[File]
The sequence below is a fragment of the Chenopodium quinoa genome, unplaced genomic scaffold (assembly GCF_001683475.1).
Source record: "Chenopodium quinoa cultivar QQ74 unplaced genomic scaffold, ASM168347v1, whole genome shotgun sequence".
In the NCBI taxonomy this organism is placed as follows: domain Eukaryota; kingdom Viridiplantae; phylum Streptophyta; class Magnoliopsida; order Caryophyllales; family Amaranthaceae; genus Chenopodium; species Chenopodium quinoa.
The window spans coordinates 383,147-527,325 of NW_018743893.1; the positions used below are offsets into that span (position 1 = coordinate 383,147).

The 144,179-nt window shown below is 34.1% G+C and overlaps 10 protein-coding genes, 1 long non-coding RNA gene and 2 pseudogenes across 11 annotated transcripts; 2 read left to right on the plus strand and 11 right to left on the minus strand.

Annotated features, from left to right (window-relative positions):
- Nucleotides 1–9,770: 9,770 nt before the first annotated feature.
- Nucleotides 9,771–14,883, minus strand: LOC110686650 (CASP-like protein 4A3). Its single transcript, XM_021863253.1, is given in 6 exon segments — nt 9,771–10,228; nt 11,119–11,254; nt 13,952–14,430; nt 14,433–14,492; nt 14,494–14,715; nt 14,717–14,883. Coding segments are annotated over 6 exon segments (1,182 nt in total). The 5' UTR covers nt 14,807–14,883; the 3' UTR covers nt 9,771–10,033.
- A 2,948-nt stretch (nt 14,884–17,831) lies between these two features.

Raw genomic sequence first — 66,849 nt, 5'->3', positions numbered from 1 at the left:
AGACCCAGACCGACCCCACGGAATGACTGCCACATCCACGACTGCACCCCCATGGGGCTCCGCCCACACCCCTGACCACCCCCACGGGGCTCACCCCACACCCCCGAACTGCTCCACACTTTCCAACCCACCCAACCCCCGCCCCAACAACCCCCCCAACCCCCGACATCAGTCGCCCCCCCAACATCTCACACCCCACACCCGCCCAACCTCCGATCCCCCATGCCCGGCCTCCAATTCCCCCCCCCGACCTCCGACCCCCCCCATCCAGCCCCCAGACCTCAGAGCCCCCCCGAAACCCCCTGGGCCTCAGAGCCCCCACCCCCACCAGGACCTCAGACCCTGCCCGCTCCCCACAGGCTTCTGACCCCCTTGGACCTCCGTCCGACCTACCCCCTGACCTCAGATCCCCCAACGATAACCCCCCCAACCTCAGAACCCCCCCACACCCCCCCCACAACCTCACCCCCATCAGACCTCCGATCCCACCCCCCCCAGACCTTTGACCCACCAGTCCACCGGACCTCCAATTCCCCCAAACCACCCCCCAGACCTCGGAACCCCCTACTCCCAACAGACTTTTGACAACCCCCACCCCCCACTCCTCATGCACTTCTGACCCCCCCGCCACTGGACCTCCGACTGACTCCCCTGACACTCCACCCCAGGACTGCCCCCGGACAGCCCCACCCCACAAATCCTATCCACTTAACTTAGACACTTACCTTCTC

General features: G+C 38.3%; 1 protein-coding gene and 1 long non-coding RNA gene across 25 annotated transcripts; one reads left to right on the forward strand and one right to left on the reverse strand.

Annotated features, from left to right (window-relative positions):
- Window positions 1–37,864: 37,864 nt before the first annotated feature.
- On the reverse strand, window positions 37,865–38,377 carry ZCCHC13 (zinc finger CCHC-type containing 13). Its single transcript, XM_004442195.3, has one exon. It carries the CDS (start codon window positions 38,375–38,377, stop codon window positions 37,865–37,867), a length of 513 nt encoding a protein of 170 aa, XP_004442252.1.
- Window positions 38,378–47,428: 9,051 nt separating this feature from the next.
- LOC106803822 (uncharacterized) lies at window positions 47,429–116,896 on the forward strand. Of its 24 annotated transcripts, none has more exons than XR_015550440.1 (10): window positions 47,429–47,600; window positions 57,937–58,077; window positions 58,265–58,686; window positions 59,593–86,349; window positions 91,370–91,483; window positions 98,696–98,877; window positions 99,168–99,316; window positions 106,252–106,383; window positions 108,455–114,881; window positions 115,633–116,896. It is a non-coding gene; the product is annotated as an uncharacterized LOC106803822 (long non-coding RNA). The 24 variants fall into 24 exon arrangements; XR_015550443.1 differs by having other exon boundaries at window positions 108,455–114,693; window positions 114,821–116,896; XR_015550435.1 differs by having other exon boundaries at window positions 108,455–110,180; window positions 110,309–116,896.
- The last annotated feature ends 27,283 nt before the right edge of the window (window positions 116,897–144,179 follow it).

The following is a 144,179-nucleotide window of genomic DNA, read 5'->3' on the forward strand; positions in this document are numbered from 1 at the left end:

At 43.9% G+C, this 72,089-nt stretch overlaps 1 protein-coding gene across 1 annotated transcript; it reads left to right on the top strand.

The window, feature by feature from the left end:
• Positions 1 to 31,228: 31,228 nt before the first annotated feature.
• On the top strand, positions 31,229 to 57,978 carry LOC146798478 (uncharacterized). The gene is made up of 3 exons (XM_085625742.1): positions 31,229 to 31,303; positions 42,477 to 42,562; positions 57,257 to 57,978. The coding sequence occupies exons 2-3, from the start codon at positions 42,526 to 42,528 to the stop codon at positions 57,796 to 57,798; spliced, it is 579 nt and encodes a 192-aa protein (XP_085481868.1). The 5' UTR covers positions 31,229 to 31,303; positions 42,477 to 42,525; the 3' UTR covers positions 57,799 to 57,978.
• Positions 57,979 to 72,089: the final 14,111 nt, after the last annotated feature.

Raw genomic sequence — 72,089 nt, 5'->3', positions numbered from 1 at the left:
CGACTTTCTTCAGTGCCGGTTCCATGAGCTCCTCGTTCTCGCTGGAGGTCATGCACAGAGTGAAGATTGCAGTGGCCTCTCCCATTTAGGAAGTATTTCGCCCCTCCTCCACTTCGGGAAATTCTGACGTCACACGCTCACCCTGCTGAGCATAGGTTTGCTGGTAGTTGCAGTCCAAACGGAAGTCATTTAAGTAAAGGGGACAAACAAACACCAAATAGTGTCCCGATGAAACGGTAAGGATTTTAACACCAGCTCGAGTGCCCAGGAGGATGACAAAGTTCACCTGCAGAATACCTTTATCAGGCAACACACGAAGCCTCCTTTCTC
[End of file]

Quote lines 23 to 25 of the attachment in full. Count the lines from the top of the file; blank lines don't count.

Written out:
• On the top strand, positions 31,229 to 57,978 carry LOC146798478 (uncharacterized). The gene is made up of 3 exons (XM_085625742.1): positions 31,229 to 31,303; positions 42,477 to 42,562; positions 57,257 to 57,978. The coding sequence occupies exons 2-3, from the start codon at positions 42,526 to 42,528 to the stop codon at positions 57,796 to 57,798; spliced, it is 579 nt and encodes a 192-aa protein (XP_085481868.1). The 5' UTR covers positions 31,229 to 31,303; positions 42,477 to 42,525; the 3' UTR covers positions 57,799 to 57,978.
• Positions 57,979 to 72,089: the final 14,111 nt, after the last annotated feature.

Raw genomic sequence — 72,089 nt, 5'->3', positions numbered from 1 at the left: